Where You Can Watch Football For Free?

Northampton Sixfields Stadium from a nearby Embankment - Ian Rob [CC BY-SA 2.0], via Wikimedia Commons

In this day and age of ever-expanding technology the phrase ‘watch football for free’ will inevitably take you to some dodgy site that promises ‘streams for 3pm kick-offs’. Not only are these are legal and moral grey area they’re also invariably a complete waste of everyone’s time.

Don’t worry, though. Thankfully if you’re willing to lift yourself up off the couch and go on a bit of an adventure then there are plenty of ways you can watch football for free that won’t get the police knocking on your door or have you trying to throw your laptop out of an open window. You’ll even be able to see matches live and in person. Sound crazy? Trust us, it’s not.

Nearby Buildings and Houses

The vast majority of football grounds in England, Scotland and Wales are built in residential areas. Of course there are some that were deliberately built away from the hustle and bustle of housing estates, but most were built at a time when space and cost were both at a premium so they made do with the areas that were readily available.

This means that there are a host of stadiums that are surrounded by nearby buildings from which you can see the action on the football pitch. Palmerston Park, for example, is overlooked by houses on Terregles Street from which people can often be seen watching the home matches of Queen of the South.

Palmerston Park
Palmerston Park - By Guinnog (Own work) [GFDL or CC BY-SA 4.0-3.0-2.5-2.0-1.0], via Wikimedia Commons

Likewise Exeter’s St. James’s Park - not to be confused with its namesake in Newcastle - has houses next to it that can see the action from the upper story windows. Grays Athletic’s Recreation Ground has a housing estate built where the Main Stand used to be. The flats include balconies from where the pitch is as visible as if you had a season ticket.

Viewing A Match From The Natural Surroundings

Of course the big problem with all of the above suggestions is that they’re only really open to people that either live in the houses already, know someone who lives in one of the residences with a good view or else to someone who fancies making friends with the owners of the flats and houses. So what of stadiums that have pitches which can be viewed without having to sweet talk your way into someone’s home?

How about Lancaster City’s wonderfully named stadium The Giant Axe? That is located right next to Lancaster Railway Station and you can see the pitch from platforms one and two of the station. Obviously your view might be slightly impeded every time a train comes in but hey, beggars can’t be choosers.

Ewood Park
Ewood Park - Kenneth Yarham [CC BY-SA 2.0], via Wikimedia Commons

Ewood Park is the home of Blackburn Rovers. They may not be in the Premier League any more but they remain the only club to break the Manchester United/Arsenal monopoly of the top-flight during the 1990s and so their games are still worth a watch. Head to the hill on the opposite side of the River Darwen in Blackburn and you’ll be able to see any of the action that happens in between the Riverside and Darwen End stands during a match.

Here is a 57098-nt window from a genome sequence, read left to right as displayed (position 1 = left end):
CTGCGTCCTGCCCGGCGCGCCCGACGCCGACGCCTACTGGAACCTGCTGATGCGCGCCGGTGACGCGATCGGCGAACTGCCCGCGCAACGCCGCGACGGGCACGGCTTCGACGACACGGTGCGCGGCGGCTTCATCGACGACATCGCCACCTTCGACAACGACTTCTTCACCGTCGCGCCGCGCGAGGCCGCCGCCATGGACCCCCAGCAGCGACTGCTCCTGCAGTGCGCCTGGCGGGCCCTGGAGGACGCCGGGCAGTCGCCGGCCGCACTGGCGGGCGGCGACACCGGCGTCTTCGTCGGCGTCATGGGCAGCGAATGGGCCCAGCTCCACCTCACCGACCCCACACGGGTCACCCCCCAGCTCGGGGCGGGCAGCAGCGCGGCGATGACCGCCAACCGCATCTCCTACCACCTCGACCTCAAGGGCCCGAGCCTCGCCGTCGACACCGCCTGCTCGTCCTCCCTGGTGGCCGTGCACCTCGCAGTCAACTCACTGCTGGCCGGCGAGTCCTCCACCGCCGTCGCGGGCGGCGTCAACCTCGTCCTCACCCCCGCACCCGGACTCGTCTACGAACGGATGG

Non-League Day

Ok, we’ll be honest: None of the above options will let you watch football for free in a completely unimpeded way without making friends with strangers or breaking into their home when they’re away. There is a way that you can get to see some live football for free, though. Well, sort of.

Non-League Day occurs every year and is a way of encouraging fans who normally only watch Premier League or Championship clubs to see a level of football that they might not have much experience of. On Non-League Day most non-league clubs have special offers on or reduced ticket prices so that you can get in for a fair price to watch some football, have a laugh with your mates and stand in a terrace with a pint of beer in your hand.

Some clubs also have offers on where season ticket holders at nearby ‘big’ clubs can get in for free to watch the match on Non-League Day. Now obviously you have to have a season ticket in order to do this, so it’s not exactly free. But you’re not paying money to the club you actually turn up to watch so it sort of counts.

Other Options For Free Live Football

There are numerous grounds around the country that, for whatever reason, don’t have stands on every side of the pitch. Normally the end without a stand is inaccessible because it’s a cliff-face or a hotel or the like. Some of them are wastelands where, theoretically, you could get in and watch the match for free from there.

The problem is, of course, that the clubs realise this. For that reason they often make it impossible to actually get into the waste area in order to see the action. They put large fences or walls up in order to block your view and have security stopping you from getting into an area where you might be able to see the football for free.

So what other option is there for people who want to get their fix of live football but can’t afford to pay an entrance fee? The very best answer is: Go to your local park.

Sunday League sides, pub teams and student clubs often play football on pitches in local areas. You can head down to your nearest park on a Saturday or Sunday and you’ll be able to watch amateur football for free pretty much every single weekend. The standard might not be the best you’ve ever witnessed, it’s true, but it’ll be free and visceral and that’s what matters.

Football started as a game that a load of friends or work colleagues played in a park on a suitable space and the public came and watched for free. What could be better than taking the game back to its basics, heading to your local park and supporting a load of people who have previously only dreamed of getting support from a live crowd?